FOREMAN: Get out of here! Oh!

WOLF (voice-over): He says there`s a lot more to his job than just holding a leash.

WOLF: What is his specific role?

FOREMAN: Well, he can find certain types of explosive or narcotics. He is also a patrol certified dog, so that means he can do the bite work, the escort, the detention and apprehension of suspects.

Get it, boy. Get it, boy. Azak, get him.

UNIDENTIFIED MALE: Whoo! Get your dog. Get your dog. Get your dog off me.

FOREMAN: Whoa, buddy.


FOREMAN: Azak, out.

And they can save lives, just like soldiers and airmen can. They can stop the whole line of patrol before you even get to a detonation or a hazardous area, due to their detection sense. That`s when you would halt everything and basically you would -- whoever`s with you, that`s how many lives you saved because of his nose.

WOLF (voice-over): It`s estimated these dogs save an average of 150 lives each.

LT. COL. TOM MORSE, COMMANDER, 78TH SECURITY FORCES SQUADRON: The dogs don`t know that they`re being heroes. They`re just doing what they think is right between their relationship that they have with their handler and themselves.

WOLF (voice-over): That partnership is critical to their success.

MORSE: It`s extremely that we do find the right handler with the right dog. The better the relationship, the better the detection capability, the better the capability they`re going to be having when they`re going out there and doing any kind of mission.

WOLF: How do they decompress? How do they separate themselves from a very violent, from a very frightening situation?

MORSE: They have some downtime, where they`re able to go and relax. And it might be just that handler having time with the dog, petting it, playing with it a bit more. And then they go out and do the mission again. It becomes routine, and it becomes something that the dog looks forward to.

WOLF (voice-over): Staff Sgt. Foreman is relying on that relationship.

FOREMAN: Azak, out. Sit.

WOLF (voice-over): The two will head overseas in a matter of weeks.

WOLF: Do you feel confident when you`re deployed, having this guy with you?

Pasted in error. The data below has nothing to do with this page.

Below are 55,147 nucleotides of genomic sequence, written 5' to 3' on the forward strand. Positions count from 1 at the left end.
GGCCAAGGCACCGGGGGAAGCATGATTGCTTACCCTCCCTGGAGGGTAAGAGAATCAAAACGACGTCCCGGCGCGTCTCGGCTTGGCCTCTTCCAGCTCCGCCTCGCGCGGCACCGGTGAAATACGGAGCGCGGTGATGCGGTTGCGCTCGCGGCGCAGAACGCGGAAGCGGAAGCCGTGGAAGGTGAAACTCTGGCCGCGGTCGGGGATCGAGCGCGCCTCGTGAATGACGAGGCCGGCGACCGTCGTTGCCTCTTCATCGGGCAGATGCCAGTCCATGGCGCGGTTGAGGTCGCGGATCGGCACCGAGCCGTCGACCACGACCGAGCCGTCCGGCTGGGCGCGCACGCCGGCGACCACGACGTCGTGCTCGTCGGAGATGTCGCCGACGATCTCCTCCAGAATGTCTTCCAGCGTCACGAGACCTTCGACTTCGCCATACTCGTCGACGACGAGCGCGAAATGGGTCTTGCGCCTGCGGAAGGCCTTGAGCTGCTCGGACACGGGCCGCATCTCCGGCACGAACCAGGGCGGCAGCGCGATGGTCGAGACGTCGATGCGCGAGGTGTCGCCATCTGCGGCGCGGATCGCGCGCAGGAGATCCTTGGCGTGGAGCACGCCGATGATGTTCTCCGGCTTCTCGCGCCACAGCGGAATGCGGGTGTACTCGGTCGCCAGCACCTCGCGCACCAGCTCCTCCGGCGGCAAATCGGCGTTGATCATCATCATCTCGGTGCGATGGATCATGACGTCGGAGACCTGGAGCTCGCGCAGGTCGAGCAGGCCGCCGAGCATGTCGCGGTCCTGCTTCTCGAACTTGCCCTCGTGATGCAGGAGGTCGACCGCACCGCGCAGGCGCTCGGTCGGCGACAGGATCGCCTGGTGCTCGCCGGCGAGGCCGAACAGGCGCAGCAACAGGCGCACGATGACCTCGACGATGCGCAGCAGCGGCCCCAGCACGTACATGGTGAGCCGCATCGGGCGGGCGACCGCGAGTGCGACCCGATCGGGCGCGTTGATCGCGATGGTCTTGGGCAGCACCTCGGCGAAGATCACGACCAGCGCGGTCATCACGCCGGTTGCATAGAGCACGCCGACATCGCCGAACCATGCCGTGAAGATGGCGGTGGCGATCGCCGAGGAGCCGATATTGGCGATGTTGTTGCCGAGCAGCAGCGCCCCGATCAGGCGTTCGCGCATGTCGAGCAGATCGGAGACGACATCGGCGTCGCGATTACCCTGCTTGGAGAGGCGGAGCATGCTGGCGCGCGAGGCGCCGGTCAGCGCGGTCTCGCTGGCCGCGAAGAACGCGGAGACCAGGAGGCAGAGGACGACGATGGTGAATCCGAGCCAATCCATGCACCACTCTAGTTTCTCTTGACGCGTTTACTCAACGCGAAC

FOREMAN: I feel completely confident with him by my side overseas. We`re good to go.


AZUZ: I`d be confident with him, too. And you know, dogs aren`t the only animals we`ve seen used in the military. We had a report recently about how dolphins are used to detect mines underwater. Always cool to see animals serving in our armed forces.

Well, before we go today, there is a new reason to think twice about texting while walking. This 400-pound black bear was wandering around the California neighborhood recently. The news helicopter tracking him had the perfect view for what`s coming up.

There`s a guy walking, looking down at his phone. Then he looks up -- there he goes. Takes off. Can you imagine, texting while walking, looking up and having a bear? A lot of people just walk into street signs. You can`t blame the guy for turning tail. He was actually texting to tell his boss he was going to be late because of some commotion outside his home. He was right.


AZUZ: Should have just showed him the video of the close encounter though, because that would have put the story into context. Luckily, the man was a runner, so he was able to get away, but just "bearly." We hope you enjoy the rest of your Thursday. We will be back tomorrow with more CNN Student News, possibly more puns if you`re lucky. I`ll see you later. I`m Carl Azuz.